The claim that middle age evolved faces one obvious objection. For any trait to evolve, natural selection has to act on it generation after generation. Yet we often think of prehistoric life as nasty, brutish and short. Surely too few of our ancestors lived beyond age 40 to allow features of modern-day middle age, such as the deposition of a spare tire around the middle, to have been selected for.

This is a misconception. Although average life expectancy may sometimes have been very low, this does not mean that humans rarely reached the age of 40 during the past 100,000 years. Average life expectancy at birth can be a misleading measure; if infant mortality is high, then the average is skewed dramatically downward, even if people who survive to adulthood have a good chance of living a long, healthy life.

The evidence from skeletal remains suggests that our ancestors frequently lived well into middle age and beyond. Certainly many modern hunter-gatherers live well beyond 40.

The probable existence of lots of prehistoric middle-aged people means that natural selection had plenty to work on. Those with beneficial traits would have been more successful at nurturing their children to reproductive age and helping provide for their grandchildren, and hence would have passed on those traits to their descendants. As a result, modern middle age is the result of millennia of natural selection.

Lifelong learning
But why did it evolve as it did? In prehistory, and still today, human survival is entirely dependent on skilled gathering of rare, valuable resources. Humans cooperate, plan and innovate so they can extract what they need from their environment, be that roots to eat, hides to wear or rare metals to coat smartphone touch screens. We lead an energy-intensive, communication-driven, information-rich way of life, and it was the evolution of middle age that supported this.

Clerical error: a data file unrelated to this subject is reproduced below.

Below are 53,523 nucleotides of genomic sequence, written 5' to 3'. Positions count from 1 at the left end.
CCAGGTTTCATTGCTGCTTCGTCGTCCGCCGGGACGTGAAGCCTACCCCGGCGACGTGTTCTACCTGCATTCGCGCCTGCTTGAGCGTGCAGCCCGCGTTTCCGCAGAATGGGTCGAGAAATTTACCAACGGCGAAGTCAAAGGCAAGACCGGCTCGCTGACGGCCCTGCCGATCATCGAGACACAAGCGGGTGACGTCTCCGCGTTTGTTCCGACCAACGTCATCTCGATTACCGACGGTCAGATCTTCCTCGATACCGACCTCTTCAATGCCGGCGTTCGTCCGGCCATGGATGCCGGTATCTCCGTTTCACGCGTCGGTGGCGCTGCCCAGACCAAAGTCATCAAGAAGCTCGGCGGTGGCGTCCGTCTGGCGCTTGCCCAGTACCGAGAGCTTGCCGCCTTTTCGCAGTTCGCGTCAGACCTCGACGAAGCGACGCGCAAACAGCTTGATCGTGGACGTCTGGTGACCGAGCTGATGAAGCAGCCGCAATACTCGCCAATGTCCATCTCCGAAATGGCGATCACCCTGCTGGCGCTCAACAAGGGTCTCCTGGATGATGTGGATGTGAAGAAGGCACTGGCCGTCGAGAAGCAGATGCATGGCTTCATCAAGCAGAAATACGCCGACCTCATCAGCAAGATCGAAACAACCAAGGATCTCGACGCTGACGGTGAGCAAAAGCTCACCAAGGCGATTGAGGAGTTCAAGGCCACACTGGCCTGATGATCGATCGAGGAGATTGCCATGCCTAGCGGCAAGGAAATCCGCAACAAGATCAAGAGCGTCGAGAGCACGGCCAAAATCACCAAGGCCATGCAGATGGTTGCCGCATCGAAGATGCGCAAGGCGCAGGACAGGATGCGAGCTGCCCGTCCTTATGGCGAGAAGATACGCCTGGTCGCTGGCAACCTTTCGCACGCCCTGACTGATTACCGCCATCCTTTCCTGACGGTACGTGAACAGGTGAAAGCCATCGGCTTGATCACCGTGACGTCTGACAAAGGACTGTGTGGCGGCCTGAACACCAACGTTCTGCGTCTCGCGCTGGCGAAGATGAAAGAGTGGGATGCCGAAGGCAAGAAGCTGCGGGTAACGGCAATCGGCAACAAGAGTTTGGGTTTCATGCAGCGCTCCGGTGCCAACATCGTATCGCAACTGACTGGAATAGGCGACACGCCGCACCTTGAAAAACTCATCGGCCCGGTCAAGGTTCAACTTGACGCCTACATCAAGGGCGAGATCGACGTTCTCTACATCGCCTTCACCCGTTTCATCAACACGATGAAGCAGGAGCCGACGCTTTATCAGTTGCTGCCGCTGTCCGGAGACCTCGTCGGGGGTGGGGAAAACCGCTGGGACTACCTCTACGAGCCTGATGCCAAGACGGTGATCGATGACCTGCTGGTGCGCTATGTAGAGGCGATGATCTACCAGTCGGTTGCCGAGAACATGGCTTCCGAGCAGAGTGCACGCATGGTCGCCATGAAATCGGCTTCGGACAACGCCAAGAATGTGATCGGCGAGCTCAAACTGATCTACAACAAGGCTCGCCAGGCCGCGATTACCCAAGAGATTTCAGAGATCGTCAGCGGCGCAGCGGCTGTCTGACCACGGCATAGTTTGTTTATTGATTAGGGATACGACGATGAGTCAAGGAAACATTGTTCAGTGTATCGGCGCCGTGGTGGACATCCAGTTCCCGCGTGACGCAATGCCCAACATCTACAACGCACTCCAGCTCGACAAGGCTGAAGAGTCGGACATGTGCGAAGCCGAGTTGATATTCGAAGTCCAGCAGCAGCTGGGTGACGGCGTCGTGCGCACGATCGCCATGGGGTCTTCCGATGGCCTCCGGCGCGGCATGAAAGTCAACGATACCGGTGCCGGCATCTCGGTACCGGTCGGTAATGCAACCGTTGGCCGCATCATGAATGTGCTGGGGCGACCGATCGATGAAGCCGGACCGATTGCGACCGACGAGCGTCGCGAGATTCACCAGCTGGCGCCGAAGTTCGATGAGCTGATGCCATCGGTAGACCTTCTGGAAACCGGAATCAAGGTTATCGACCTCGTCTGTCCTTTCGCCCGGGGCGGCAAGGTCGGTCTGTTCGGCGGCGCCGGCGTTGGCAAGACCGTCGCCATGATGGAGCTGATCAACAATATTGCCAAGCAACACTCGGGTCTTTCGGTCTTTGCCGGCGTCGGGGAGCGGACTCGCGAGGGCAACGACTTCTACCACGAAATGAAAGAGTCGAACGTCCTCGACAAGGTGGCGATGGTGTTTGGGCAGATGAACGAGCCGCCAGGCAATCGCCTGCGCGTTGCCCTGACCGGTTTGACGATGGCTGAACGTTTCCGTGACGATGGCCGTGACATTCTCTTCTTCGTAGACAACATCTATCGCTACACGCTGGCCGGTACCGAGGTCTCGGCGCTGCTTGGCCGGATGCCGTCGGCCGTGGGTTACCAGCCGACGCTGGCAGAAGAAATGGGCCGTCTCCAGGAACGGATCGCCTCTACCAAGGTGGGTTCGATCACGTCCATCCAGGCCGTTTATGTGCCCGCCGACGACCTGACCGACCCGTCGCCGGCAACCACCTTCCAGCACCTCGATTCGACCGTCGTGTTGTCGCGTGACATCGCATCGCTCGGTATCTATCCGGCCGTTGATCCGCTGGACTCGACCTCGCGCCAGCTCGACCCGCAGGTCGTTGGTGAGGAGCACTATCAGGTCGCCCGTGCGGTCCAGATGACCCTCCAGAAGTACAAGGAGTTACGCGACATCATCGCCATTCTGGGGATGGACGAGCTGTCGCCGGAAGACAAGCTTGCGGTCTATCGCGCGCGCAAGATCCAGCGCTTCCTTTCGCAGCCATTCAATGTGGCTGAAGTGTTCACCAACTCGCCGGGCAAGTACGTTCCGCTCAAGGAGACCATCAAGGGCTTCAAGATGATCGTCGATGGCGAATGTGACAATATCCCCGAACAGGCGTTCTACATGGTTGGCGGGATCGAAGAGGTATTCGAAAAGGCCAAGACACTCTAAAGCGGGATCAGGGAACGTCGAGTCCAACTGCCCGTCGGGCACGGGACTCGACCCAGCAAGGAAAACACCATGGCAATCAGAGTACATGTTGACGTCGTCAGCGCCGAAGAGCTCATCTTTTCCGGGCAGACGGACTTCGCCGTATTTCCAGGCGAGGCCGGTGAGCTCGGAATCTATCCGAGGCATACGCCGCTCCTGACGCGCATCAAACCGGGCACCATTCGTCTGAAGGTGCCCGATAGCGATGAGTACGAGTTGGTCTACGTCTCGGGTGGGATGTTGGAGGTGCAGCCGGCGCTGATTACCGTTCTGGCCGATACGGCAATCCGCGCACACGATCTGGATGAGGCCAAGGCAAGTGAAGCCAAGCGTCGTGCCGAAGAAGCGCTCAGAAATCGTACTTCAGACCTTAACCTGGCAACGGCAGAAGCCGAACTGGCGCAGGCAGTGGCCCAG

For example, hunter-gatherer societies often have complex and difficult techniques for finding and processing food that take a long time to learn. There is evidence that many hunter-gatherers take decades to learn their craft and that their resource-acquiring abilities may not peak until they are older than 40.

Gathering sufficient calories is crucial for the success of a human community, especially since young humans take so long to grow up. Indeed, for the early years of life they devour calories without contributing many to the group themselves. Research suggests that a human child requires resources to be provided by multiple adults, almost certainly more than two young parents. For example, a recent study of two groups of South American hunter-gatherers suggested that each couple required the help of an additional 1.3 non-reproducing adults to provide for their children. Thus, middle-aged people may be seen as an essential human innovation, an elite caste of skilled, experienced super-providers on which the rest of us depend.

Culture conveyers

The other key role of middle age is the propagation of information. All animals inherit a great deal of information in their genes; some also learn more as they grow up. Humans have taken this second form of information transfer to a new level. We are born knowing and being able to do almost nothing. Each of us depends on a continuous infusion of skills, knowledge and customs, collectively known as culture, if we are to survive. And the main route by which culture is transferred is by middle-aged people showing and telling their children — as well as the young adults with whom they hunt and gather — what to do.

These two roles of middle-aged humans — as super-providers and master culture-conveyers — continue today. In offices, on construction sites and on sports fields around the world, we see middle-aged people advising and guiding younger adults and sometimes even ordering them about. Middle-aged people can do more, they earn more and, in short, they run the world.

This has left its mark on the human brain. As might be expected of people propagating complex skills, middle-aged people exhibit no dramatic cognitive deterioration. Changes do occur in our thinking abilities, but they are subtle. For example, response speeds slow down over the course of adulthood. However, speed isn’t everything, and it is still debated whether other abilities deteriorate at all.